Risk... in the most obscure places

Published: 2015-09-15
Last Updated: 2015-09-15 14:09:42 UTC
by Tony Carothers (Version: 1)
8 comment(s)

I read an article yesterday about various stores and markets requiring a state-issued driver's license or identification as proof of identification for returns.  When the return is made,  identification is presented to the vendor, and it is scanned into their system to be stored with the transaction.  On the surface, this seems reasonable, except for scanning and *storing* the identification; now it is probably not such a good idea.  The vendor is now collecting more information than we would probably like to give, such as name, address, drivers license#, and other details, depending on the issuing state.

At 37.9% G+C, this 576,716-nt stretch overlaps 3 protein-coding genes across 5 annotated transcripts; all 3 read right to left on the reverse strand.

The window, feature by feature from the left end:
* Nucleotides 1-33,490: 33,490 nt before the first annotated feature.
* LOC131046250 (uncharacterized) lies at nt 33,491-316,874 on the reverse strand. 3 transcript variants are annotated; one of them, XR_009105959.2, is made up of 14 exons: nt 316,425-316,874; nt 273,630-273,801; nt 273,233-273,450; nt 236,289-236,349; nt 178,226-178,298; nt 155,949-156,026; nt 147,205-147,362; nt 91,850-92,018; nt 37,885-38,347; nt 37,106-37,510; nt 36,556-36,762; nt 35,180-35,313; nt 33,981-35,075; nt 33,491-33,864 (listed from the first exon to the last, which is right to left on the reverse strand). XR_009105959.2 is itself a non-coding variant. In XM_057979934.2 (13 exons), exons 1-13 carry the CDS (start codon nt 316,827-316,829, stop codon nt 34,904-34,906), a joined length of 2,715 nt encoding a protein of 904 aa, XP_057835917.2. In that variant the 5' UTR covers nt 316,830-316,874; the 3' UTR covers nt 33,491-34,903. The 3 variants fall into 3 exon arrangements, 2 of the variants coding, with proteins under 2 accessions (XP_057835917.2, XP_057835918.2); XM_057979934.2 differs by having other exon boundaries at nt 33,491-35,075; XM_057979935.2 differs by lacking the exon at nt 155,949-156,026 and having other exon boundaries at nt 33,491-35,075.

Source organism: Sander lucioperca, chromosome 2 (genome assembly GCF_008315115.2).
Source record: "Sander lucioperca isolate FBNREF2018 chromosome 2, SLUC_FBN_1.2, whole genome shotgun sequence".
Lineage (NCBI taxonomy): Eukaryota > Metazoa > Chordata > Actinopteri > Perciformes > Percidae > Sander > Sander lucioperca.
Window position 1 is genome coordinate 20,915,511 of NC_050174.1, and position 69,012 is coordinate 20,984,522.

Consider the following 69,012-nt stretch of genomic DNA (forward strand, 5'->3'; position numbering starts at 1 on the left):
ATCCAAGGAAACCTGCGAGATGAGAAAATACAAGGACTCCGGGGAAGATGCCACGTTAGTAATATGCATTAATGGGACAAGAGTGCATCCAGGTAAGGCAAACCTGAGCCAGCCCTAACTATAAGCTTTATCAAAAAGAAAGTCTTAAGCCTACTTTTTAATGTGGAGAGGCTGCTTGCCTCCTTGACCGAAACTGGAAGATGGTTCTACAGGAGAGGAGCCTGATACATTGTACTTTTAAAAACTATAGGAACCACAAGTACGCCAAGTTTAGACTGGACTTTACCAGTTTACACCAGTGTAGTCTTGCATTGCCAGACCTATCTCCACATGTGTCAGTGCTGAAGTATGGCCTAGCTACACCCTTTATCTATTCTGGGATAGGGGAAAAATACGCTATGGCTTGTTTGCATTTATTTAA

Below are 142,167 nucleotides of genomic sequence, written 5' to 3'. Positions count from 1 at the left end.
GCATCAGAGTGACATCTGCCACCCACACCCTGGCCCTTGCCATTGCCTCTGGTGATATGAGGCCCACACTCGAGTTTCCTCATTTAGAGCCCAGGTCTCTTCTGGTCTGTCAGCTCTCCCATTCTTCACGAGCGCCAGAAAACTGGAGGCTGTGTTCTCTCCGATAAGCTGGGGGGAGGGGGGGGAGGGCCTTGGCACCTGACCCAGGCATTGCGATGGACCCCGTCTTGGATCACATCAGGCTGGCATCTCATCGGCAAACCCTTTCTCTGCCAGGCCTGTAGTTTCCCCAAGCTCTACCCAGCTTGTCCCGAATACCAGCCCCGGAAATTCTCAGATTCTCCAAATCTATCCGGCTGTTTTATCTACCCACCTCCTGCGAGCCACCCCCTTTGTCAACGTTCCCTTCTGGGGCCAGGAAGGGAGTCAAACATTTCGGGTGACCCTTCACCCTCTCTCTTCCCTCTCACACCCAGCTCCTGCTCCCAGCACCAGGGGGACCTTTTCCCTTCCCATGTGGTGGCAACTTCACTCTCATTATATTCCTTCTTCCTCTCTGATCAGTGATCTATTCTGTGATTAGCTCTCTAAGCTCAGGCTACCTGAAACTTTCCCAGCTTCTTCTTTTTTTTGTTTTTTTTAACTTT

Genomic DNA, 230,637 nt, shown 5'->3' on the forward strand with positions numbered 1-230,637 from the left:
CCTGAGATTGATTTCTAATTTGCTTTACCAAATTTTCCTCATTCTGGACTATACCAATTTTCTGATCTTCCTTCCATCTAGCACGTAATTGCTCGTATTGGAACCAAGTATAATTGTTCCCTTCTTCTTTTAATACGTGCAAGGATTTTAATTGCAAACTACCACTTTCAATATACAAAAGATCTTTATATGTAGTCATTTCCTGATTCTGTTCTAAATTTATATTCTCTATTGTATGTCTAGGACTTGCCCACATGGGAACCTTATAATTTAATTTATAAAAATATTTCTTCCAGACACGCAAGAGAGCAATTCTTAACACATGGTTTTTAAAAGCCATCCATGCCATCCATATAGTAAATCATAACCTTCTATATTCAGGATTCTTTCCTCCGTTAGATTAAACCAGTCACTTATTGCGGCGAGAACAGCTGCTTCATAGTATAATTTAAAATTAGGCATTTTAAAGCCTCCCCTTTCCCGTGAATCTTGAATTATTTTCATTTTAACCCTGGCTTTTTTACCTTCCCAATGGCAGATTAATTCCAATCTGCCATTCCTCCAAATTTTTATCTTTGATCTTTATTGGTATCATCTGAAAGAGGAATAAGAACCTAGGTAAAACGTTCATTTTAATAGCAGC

The need for identification, whether physical or virtual, is real.  Stores and markets most likely (not getting into the legal here) have some right to ask for a form of identification when conducting certain transactions, and I agree with that requirement.  30 years ago, when using a bank check to make a purchase, vendors would require a valid credit card, which they would write on the check. (youch)  The capture and storage of information, of which the consumer may not even be fully appraised of, is the issue here.


So we are here today to discuss ways we can do this better.  My initial thought was that a scan of the identification into the system, to read what is magnetically written, and display it on a screen for the merchant.  Compare that to what is printed and the photograph, and document the verification of ID was valid.  We still trust employees that work for us, so let’s leverage that.  In this we have a solution in which no information is stored, only displayed for the merchant to verify against what is printed.

I open the floor to any comments, questions, queries, quibbles, complaints, or concerns.  Mostly I am hoping for solutions thought.

tony d0t carothers --gmail

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